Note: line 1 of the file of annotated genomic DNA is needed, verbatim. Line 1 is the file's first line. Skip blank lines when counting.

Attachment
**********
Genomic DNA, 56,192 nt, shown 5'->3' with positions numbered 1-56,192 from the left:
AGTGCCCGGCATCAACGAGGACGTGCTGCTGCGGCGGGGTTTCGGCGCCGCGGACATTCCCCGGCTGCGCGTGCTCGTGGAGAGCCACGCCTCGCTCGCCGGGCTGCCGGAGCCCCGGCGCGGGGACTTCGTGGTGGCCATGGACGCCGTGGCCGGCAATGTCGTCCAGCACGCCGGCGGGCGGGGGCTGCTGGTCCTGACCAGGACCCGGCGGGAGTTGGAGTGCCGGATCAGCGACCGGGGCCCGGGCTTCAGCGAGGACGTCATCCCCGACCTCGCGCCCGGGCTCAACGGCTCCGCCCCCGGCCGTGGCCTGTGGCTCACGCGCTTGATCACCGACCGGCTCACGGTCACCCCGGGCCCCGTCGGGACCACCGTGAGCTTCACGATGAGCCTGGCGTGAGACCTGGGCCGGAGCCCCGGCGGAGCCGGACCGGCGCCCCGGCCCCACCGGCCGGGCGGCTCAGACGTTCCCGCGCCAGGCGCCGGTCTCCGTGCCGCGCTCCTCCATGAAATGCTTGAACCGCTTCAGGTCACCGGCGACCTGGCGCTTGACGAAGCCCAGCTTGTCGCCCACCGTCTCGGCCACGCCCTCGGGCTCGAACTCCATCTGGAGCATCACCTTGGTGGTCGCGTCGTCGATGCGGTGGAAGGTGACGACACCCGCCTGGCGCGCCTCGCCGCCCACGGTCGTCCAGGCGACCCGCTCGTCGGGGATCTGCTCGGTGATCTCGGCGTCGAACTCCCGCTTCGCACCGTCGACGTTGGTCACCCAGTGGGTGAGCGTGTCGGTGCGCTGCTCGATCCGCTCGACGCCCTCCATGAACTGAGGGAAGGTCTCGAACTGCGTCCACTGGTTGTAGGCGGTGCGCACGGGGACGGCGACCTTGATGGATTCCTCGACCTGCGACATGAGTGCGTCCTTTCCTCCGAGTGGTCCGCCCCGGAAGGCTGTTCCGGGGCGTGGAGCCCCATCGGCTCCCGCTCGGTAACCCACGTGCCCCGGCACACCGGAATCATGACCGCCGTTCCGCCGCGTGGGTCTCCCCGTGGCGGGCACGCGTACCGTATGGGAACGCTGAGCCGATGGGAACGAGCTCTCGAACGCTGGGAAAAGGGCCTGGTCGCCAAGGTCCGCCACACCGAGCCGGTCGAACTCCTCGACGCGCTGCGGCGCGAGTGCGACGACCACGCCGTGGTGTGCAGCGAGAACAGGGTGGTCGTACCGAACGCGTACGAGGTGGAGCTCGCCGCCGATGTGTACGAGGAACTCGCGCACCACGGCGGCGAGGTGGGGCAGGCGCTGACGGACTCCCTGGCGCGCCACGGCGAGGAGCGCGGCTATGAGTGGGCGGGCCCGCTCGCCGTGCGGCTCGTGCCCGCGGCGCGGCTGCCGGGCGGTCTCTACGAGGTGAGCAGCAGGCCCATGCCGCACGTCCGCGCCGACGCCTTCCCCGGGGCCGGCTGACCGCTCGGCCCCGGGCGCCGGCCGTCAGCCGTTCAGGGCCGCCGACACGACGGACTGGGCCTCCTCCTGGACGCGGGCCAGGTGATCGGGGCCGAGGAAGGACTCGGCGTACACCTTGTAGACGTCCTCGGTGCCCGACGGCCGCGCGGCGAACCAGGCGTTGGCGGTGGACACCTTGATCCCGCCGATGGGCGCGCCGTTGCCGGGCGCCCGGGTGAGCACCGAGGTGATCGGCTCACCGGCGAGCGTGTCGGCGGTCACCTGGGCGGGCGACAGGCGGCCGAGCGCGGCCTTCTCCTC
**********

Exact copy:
Genomic DNA, 56,192 nt, shown 5'->3' with positions numbered 1-56,192 from the left: